The best of EcoWatch, right in your inbox. Sign up for our email newsletter!
Even if you saw agitating, bumper-to-bumper traffic during your morning commute, know that the numbers say things are changing.
The average American drives 7.6 percent fewer miles today than when per-capita driving peaked in 2004, according to a report issued today by the U.S. Public Interest Research Group Education Fund (PIRG). The study is a review of data from the Federal Highway Administration, Federal Transit Administration and Census Bureau on the nation's 100 most populated, urbanized areas, which are home to more than half of the U.S. population.
From 2006 to 2011, the average number of miles driven per resident fell in almost three-quarters of the country’s largest city's, according to the report.
- The proportion of workers commuting by private vehicle—either alone or in a carpool—declined in 99 out of 100 of the most populated areas between 2000 and the 2007-2011 period averaged in U.S. Census data.
- The proportion of households without cars increased in 84 out of the 100 largest urbanized areas from 2006 to 2011. The proportion of households with two cars or more cars decreased in 86 out of the 100 of these areas during that period.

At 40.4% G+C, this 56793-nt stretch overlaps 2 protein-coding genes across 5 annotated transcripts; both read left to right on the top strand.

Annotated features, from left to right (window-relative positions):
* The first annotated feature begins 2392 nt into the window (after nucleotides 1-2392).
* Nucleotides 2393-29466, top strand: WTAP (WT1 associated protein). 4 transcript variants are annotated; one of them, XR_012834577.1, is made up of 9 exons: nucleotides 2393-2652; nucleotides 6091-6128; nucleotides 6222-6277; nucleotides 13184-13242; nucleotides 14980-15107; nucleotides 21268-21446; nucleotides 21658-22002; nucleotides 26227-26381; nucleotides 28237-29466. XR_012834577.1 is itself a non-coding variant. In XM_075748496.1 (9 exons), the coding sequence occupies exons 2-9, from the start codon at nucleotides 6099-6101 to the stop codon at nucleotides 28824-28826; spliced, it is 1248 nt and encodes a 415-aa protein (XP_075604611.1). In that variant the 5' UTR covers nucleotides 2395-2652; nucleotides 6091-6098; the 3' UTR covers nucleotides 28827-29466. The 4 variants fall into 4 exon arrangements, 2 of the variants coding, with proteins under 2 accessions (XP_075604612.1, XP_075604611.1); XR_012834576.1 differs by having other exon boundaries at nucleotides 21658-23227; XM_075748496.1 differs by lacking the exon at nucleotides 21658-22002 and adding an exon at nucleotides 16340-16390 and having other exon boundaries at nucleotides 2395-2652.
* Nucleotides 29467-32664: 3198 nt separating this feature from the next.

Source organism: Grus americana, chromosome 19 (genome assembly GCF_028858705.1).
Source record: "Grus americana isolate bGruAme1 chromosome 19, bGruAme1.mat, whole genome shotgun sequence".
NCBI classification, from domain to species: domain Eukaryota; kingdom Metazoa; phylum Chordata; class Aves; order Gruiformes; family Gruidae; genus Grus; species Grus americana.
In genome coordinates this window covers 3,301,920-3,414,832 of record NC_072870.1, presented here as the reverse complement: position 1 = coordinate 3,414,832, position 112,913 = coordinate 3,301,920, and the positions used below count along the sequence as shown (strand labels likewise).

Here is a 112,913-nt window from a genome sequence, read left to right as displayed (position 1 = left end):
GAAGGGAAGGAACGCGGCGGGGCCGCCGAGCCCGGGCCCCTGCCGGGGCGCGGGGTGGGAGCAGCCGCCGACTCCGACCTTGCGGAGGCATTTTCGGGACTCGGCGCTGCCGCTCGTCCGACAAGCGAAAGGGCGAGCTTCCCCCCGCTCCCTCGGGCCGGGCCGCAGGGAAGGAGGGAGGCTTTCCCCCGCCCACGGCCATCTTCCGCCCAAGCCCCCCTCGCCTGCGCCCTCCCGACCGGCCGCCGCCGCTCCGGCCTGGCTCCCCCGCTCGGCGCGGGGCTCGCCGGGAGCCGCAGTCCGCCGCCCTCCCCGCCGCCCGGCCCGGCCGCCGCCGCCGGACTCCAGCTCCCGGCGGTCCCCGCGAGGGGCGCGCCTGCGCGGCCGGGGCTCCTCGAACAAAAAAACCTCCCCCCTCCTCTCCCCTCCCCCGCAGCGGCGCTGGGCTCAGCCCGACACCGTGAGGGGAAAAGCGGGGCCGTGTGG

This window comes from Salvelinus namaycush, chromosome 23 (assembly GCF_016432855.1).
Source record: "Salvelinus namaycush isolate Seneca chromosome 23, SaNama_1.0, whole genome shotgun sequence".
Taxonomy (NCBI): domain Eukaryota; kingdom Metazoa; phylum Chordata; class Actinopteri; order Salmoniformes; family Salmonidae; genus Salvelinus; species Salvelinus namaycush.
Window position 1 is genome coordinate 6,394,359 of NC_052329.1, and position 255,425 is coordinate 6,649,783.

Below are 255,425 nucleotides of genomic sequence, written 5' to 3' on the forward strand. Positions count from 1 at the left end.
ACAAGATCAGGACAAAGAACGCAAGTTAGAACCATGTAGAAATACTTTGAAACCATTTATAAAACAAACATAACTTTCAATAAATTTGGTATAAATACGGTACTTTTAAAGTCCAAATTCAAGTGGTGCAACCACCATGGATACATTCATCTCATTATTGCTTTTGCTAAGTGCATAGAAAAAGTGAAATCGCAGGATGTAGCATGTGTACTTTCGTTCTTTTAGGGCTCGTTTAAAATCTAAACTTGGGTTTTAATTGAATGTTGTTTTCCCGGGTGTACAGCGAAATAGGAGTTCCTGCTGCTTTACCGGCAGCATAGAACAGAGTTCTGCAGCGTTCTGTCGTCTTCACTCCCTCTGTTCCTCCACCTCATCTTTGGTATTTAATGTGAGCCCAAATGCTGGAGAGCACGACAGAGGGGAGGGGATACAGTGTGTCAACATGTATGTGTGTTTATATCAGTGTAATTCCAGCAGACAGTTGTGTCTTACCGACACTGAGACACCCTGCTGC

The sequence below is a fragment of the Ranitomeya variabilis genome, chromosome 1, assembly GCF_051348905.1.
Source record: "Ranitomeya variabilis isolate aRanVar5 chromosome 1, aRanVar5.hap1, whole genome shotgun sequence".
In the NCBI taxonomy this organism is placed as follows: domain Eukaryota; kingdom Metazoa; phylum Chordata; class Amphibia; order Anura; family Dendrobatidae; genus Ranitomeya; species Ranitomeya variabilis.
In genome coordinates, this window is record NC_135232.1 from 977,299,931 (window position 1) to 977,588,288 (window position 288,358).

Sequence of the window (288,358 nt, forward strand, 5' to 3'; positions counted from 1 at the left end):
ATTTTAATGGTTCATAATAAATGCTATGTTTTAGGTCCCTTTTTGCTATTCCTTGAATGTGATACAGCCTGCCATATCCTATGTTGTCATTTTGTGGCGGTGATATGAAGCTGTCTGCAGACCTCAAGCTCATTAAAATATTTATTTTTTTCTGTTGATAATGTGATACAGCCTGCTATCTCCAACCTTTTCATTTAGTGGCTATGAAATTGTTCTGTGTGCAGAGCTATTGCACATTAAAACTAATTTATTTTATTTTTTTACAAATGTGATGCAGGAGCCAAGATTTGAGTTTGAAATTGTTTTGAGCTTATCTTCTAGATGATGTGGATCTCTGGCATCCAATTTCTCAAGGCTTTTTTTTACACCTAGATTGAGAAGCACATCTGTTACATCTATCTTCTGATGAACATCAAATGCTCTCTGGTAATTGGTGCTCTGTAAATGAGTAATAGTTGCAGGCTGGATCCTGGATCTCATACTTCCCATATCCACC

- The proportion of residents bicycling to work increased in 85 out of 100 of America’s largest urbanized areas between 2000 and 2007-2011.
- The number of passenger-miles traveled per capita on transit increased in 60 out of 98 of America’s large urbanized areas whose trends could be analyzed between 2005 and 2010.
Visit EcoWatch’s TRANSPORTATION page for more related news on this topic.
EcoWatch Daily Newsletter
It appears Jane Fonda is good for her word. The actress and political activist said she would hold demonstrations on Capitol Hill every Friday through January to demand action on the climate crisis. Sure enough, Fonda was arrested for demonstrating a second Friday in a row Oct. 18, according to The Hollywood Reporter. Only this time, her Grace and Frankie co-star Sam Waterston joined her.
Switzerland's two Green parties made historic gains in the country's parliamentary elections Sunday, according to projections based on preliminary results reported by The New York Times.
By Jeff Turrentine
The coal industry is dying. But we can't allow the communities that have been dependent on coal to die along with it.
By David R. Montgomery
Would it sound too good to be true if I was to say that there was a simple, profitable and underused agricultural method to help feed everybody, cool the planet, and revitalize rural America? I used to think so, until I started visiting farmers who are restoring fertility to their land, stashing a lot of carbon in their soil, and returning healthy profitability to family farms. Now I've come to see how restoring soil health would prove as good for farmers and rural economies as it would for the environment.